Hardscape - a spectacular landscape of minerals and driftwood in your aquarium

Hardscape – a spectacular landscape of minerals and driftwood in your aquarium

Hardscape, in its broadest sense, serves as the foundation for almost any aquascape, regardless of the concept or style employed by the specialist. As a result, it is customary to refer to an underwater landscape’s “skeleton,” which is composed of natural stones, driftwood, or materials that look like these as “skeleton.” Aesthetic and functional tasks are accomplished by the elements of the hardscape in the aquarium: they allow you to conceal the equipment, provide support for aquatic vegetation, and provide protection for the inhabitants of an artificial reservoir, such as fish, shellfish, turtles, and so on.

Mineral and driftwood compositions take on bizarre shapes in the hands of masters, evoking natural country landscapes or creating entirely new futuristic “landscapes” out of nothing. Such static “3-D paintings” are perfect in and of themselves; they do not require the addition of live or artificial aquatic plants to complete the effect. This steadily increasing popularity of hardscape as a distinct direction of aquarium design can be attributed to the unique beauty of laconic ” solid landscape “, as well as a number of other objective advantages of ” minimalist ” aquarium design (easier cleaning, no need for frequent water changes, and special attention paid to the care of vegetation).

How To Hardscape Aquariums, Terrariums & More (Step-by-Step Relaxing Tutorial)

Characteristics of Hardscape

The following characteristics can be found in aquarium decorations created in accordance with the “hardscape” concept:

  • When looking at the composition from any angle, it should have a well-thought-out concept and perspective, well-chosen focal points, and clear, strict lines.
    a sense of naturalness-the artificial underwater landscape appears to be an exact replica of the harsh rocky landscapes created by nature itself;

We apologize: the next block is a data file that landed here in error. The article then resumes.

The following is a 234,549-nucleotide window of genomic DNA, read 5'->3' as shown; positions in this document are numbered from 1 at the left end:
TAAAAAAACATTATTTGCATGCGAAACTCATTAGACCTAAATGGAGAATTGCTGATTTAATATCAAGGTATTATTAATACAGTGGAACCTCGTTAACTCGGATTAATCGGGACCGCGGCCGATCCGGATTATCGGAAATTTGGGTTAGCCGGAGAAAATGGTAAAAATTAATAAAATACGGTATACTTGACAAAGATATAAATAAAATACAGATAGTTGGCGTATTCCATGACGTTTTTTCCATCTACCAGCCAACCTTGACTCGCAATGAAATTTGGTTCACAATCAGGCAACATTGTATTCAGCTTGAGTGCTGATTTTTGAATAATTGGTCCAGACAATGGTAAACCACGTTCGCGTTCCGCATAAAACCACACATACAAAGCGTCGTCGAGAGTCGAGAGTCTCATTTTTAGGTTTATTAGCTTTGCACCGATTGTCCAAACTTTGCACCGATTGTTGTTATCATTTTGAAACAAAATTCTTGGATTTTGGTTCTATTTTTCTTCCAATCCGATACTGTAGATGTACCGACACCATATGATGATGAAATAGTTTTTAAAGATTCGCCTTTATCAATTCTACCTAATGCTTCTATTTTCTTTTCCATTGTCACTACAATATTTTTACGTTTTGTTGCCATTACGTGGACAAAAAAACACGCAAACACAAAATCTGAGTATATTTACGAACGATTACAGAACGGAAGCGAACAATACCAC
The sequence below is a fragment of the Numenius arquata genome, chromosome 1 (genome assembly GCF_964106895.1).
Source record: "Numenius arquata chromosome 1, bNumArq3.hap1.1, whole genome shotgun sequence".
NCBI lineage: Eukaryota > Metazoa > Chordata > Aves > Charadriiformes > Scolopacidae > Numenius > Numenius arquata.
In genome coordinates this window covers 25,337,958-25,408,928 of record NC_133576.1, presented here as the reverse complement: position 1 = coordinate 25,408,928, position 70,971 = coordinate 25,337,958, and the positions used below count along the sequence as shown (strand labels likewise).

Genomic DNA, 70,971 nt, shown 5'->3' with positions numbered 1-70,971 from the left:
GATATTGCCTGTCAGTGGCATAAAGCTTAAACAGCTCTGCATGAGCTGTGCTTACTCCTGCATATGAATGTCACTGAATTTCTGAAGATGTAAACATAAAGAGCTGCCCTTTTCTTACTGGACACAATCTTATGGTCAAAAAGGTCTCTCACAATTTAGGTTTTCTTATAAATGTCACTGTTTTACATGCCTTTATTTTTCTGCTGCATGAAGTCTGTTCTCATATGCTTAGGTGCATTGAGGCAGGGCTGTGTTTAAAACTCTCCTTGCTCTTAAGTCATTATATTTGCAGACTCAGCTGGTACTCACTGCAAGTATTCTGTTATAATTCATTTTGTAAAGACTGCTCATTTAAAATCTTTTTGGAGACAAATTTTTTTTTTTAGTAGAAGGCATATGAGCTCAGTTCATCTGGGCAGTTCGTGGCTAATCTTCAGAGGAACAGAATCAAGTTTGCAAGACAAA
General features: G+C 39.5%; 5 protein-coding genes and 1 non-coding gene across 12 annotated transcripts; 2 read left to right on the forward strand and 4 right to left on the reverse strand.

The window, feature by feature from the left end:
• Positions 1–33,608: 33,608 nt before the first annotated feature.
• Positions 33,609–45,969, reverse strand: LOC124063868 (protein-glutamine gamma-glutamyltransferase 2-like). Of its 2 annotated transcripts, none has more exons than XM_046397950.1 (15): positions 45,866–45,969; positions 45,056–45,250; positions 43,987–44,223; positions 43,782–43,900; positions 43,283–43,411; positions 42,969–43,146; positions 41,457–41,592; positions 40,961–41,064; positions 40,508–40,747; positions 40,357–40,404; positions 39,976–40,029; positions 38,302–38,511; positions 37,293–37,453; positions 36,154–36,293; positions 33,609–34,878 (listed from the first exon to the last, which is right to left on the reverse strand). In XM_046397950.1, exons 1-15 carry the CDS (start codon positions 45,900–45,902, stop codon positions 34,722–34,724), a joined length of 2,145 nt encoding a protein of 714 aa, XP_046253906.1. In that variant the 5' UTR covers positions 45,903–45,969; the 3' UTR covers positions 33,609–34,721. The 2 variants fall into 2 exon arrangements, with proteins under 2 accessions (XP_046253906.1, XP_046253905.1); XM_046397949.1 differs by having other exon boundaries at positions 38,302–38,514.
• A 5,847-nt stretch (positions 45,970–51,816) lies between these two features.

• The aquarium contains a natural landscape.
  • Asceticism—the design concept is extremely concise and minimalist; minerals and wood of the same breed are selected for “mountain ranges” and “trees,” and the materials used in the construction of the structures are recycled.

Materials that were used

There are a variety of natural stones that can be used to create natural underwater landscapes, including:

  • Magnesite, sandstone, slate, granite, and basalt; sandstone for aquariums; granite for building foundations.
  • Pumice (lava) in various colors (black, red, grey, brown);
  • quartz in various colors (quartzite, anthracite);
  • Shell, Kenyan stone, limestone, marble, Carpathian stone, and other natural materials are available.

When using sandstone and shale to decorate an aquarium, keep in mind that they have the potential to significantly alter the chemical composition of water and “saturate” it with copper, iron, and other trace elements in excess. This problem is resolved through the use of continuous water substitution, improved filtration, and the selection of a competent “population” of an artificial reservoir.

Using less expensive and more readily available artificial materials, such as fireclay bricks, dragon stone, and non-toxic slag, it is possible to create equally beautiful “natural stone landscapes”.